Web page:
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Racing to Avoid a Shutdown, Lawmakers Weigh Skirting Their Own Rules

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Racing to Avoid a Shutdown, Lawmakers Weigh Skirting Their Own Rules

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On Capitol Hill, the only rules that really matter are the ones that a majority of lawmakers are willing to enforce. So as Congress rushes to complete a $1.2 trillion spending package that is all but certain to become law in the next few days, lawmakers are weighing several shortcuts and tricks to avoid a partial government shutdown after midnight on Friday.

Though a brief shutdown over the weekend would not be as disruptive as one that occurs during the workweek, it could still have repercussions.

“If Republicans and Democrats keep working together in good faith to fund the government, then I hope we’re just days away from completing the appropriations process,” Senator Chuck Schumer, Democrat of New York and the majority leader, said on Wednesday. “The job is not done, but we are very close.”

Here are the ways congressional leaders may have to break, bend or otherwise twist the rules to get the legislation done before 12:01 on Saturday morning, when federal funding for half the government is slated to lapse.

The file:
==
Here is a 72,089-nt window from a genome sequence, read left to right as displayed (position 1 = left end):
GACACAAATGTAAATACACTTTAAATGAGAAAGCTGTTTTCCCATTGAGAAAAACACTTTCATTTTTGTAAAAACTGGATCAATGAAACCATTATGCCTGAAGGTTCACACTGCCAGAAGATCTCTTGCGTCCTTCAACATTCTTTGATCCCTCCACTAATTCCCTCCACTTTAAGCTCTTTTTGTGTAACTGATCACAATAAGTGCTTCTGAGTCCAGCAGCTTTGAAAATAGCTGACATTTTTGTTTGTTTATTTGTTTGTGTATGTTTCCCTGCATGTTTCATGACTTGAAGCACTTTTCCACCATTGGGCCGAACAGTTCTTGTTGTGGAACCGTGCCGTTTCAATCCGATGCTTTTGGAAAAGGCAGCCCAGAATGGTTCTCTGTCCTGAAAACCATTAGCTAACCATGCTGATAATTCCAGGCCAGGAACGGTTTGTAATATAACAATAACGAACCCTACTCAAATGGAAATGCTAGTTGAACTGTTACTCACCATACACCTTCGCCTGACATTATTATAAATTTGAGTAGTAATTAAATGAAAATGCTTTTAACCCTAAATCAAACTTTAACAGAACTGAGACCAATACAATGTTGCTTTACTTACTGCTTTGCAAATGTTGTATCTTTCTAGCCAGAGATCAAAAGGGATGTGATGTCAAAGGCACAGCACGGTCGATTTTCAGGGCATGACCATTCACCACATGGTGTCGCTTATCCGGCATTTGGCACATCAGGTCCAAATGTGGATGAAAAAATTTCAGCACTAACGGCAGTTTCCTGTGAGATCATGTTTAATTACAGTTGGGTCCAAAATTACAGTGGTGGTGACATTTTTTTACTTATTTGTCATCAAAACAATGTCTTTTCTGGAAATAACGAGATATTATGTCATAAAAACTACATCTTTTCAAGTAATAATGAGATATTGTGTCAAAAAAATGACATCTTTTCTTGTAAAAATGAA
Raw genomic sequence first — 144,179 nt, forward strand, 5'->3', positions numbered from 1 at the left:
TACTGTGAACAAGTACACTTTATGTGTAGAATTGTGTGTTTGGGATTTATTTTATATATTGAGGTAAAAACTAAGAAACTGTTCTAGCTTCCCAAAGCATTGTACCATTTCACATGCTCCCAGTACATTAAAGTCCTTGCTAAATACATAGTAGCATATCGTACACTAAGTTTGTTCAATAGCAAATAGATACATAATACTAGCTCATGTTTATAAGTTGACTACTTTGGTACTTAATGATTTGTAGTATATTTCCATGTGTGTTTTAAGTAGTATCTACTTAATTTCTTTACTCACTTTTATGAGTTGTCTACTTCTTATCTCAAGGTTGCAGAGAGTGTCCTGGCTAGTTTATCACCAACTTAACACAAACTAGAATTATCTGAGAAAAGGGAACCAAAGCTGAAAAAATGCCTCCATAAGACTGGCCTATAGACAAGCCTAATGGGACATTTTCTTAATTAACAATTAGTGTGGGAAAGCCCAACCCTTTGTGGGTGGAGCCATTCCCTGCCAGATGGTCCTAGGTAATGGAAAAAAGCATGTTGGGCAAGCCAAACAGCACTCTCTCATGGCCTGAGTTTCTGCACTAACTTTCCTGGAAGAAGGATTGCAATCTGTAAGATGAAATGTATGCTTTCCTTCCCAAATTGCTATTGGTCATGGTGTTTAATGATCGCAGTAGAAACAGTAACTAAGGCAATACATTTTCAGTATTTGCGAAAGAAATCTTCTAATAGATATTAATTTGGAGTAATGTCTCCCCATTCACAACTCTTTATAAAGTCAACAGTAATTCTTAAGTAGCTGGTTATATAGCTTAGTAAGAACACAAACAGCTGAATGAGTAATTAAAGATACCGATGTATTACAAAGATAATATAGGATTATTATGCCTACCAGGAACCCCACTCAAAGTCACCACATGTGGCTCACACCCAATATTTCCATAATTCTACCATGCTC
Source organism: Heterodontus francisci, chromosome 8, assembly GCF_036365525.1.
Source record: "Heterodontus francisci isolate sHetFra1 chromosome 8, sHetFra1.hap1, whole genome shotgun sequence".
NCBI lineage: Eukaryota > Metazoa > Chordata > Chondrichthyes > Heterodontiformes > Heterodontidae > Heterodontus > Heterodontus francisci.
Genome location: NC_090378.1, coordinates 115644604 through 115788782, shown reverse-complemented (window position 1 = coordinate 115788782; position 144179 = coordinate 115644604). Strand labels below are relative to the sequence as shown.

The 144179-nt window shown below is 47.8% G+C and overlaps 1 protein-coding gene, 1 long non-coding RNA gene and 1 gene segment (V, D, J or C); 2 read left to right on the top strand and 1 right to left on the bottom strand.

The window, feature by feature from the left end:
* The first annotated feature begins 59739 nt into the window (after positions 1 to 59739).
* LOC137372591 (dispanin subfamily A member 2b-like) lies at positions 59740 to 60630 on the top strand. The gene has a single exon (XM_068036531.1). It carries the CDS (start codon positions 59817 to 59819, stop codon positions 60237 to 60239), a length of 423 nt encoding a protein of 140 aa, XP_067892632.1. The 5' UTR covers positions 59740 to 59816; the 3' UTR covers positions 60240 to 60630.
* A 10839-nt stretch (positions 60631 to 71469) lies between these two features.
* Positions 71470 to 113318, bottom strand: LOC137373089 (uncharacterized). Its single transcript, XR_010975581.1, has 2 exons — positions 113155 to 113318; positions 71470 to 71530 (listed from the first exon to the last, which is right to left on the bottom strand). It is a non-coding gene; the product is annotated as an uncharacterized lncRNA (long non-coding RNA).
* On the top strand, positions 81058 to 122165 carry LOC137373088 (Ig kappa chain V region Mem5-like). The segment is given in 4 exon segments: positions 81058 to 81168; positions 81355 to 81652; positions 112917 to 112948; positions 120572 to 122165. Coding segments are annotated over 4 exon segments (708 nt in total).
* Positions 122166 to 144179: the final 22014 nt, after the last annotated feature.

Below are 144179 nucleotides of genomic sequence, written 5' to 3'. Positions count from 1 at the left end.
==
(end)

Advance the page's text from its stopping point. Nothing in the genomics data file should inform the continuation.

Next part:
To begin with, House Republican leaders are almost certain to try to waive a self-imposed rule requiring that lawmakers be given at least 72 hours to review legislation before it comes up for a vote. The rule is a bright line with many House Republican conservatives who say they have been forced many times in the past to vote for huge bills as take-it-or-leave-it propositions without adequate time to digest them, only to later discover objectionable provisions.

“If you’re a Republican planning to vote for this omnibus spending package, you ought to insist on AT LEAST 72 hours to read it because you will own every dollar of increased spending, every disastrous Biden policy this funds,” Representative Bob Good, Republican of Virginia and the leader of the far-right Freedom Caucus, wrote on social media.

But with time running out and legislative text not yet made public as of Wednesday afternoon, it would be impossible to consider and pass the legislation before the deadline if the rule were enforced.

Republicans unhappy that they were not being given enough time to comb through the legislation could oppose waiving the rule, but some of those same Republicans concede they are not likely to back the spending package regardless. Overriding the rule, however, is likely to stir more right-wing resentment to the way Speaker Mike Johnson is handling spending issues.

Because of the opposition on the right to the spending bills, Mr. Johnson has been forced to consider them under a special procedure that prevents opponents from blocking legislation from coming to a vote. The far right has been employing a previously rare tactic of opposing their own party’s “rule” for bringing spending bills to the floor, a break with House tradition.